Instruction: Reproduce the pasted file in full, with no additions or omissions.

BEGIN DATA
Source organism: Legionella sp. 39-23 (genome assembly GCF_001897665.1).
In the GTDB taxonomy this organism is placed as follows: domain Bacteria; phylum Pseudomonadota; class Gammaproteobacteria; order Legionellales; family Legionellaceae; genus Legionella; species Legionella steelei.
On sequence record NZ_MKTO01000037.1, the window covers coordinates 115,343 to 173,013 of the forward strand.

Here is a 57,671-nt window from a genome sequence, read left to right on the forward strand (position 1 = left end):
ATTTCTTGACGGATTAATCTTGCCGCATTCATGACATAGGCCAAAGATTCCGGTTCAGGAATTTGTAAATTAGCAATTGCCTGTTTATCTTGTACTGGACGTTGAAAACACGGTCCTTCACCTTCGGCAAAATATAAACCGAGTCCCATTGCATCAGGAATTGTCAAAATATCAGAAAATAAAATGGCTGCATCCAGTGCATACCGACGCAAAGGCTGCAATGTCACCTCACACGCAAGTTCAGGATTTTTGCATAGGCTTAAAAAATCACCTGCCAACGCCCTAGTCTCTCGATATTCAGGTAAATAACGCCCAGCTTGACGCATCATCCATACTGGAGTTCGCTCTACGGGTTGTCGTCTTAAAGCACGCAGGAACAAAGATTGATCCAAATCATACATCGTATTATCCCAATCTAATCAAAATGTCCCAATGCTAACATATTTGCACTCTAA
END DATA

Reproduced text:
Source organism: Legionella sp. 39-23 (genome assembly GCF_001897665.1).
In the GTDB taxonomy this organism is placed as follows: domain Bacteria; phylum Pseudomonadota; class Gammaproteobacteria; order Legionellales; family Legionellaceae; genus Legionella; species Legionella steelei.
On sequence record NZ_MKTO01000037.1, the window covers coordinates 115,343 to 173,013 of the forward strand.

Here is a 57,671-nt window from a genome sequence, read left to right on the forward strand (position 1 = left end):
ATTTCTTGACGGATTAATCTTGCCGCATTCATGACATAGGCCAAAGATTCCGGTTCAGGAATTTGTAAATTAGCAATTGCCTGTTTATCTTGTACTGGACGTTGAAAACACGGTCCTTCACCTTCGGCAAAATATAAACCGAGTCCCATTGCATCAGGAATTGTCAAAATATCAGAAAATAAAATGGCTGCATCCAGTGCATACCGACGCAAAGGCTGCAATGTCACCTCACACGCAAGTTCAGGATTTTTGCATAGGCTTAAAAAATCACCTGCCAACGCCCTAGTCTCTCGATATTCAGGTAAATAACGCCCAGCTTGACGCATCATCCATACTGGAGTTCGCTCTACGGGTTGTCGTCTTAAAGCACGCAGGAACAAAGATTGATCCAAATCATACATCGTATTATCCCAATCTAATCAAAATGTCCCAATGCTAACATATTTGCACTCTAA